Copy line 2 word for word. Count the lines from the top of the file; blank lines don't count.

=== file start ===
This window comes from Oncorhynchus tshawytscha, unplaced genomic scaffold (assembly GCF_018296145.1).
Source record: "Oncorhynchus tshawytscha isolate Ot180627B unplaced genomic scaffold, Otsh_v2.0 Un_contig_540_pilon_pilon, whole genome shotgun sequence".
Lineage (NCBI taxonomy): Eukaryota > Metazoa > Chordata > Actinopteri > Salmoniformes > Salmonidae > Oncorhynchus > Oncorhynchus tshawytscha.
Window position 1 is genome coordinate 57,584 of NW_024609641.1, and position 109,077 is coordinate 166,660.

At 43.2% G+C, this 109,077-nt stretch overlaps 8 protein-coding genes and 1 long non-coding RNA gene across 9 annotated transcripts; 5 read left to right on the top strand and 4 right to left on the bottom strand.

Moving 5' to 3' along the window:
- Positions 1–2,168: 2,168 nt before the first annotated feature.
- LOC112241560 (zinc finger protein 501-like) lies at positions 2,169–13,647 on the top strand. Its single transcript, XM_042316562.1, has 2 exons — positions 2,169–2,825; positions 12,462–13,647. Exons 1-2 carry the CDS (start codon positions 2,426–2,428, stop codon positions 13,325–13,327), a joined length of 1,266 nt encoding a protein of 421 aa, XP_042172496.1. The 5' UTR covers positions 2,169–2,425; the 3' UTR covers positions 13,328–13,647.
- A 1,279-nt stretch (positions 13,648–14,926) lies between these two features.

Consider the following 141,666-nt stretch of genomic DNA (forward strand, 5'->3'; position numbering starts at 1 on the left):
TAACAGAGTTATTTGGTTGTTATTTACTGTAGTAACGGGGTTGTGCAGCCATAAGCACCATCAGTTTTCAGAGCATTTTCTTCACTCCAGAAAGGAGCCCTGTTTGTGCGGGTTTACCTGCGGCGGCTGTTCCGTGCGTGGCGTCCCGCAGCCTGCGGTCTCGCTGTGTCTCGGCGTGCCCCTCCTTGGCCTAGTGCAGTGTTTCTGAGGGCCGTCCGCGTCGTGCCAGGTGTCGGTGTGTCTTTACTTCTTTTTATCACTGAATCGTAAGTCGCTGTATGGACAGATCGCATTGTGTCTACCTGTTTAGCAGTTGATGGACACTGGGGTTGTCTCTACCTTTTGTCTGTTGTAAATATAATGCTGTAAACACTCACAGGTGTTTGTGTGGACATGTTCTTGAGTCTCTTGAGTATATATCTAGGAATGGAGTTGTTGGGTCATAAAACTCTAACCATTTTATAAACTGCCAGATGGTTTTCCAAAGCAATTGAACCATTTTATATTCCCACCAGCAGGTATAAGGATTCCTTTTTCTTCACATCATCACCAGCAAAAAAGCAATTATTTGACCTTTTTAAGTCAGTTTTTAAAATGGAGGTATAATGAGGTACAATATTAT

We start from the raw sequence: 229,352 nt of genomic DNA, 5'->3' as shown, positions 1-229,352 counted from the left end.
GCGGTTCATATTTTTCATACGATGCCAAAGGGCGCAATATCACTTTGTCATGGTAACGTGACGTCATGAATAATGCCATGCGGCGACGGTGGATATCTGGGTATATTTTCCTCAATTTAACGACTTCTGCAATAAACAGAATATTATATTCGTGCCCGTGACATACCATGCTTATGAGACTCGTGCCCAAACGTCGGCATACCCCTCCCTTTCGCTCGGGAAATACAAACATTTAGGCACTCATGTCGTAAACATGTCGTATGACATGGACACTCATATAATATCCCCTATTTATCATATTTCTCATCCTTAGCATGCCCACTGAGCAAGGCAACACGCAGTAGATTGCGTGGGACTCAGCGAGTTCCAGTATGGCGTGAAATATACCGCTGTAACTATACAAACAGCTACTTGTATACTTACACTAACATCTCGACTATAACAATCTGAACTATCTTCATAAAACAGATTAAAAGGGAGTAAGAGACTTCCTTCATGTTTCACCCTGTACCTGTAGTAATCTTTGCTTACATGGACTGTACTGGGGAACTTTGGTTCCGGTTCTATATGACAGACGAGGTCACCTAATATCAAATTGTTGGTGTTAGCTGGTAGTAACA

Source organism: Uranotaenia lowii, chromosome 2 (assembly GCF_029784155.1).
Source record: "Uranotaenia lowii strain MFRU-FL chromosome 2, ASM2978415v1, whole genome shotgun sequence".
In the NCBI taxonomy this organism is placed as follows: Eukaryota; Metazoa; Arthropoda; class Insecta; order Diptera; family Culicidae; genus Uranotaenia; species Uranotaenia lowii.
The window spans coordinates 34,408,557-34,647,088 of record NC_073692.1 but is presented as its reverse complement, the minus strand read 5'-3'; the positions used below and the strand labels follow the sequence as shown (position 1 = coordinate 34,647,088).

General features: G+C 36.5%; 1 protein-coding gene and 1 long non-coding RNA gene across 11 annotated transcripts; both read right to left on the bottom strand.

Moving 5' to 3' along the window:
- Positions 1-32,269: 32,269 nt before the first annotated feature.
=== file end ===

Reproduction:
Source record: "Oncorhynchus tshawytscha isolate Ot180627B unplaced genomic scaffold, Otsh_v2.0 Un_contig_540_pilon_pilon, whole genome shotgun sequence".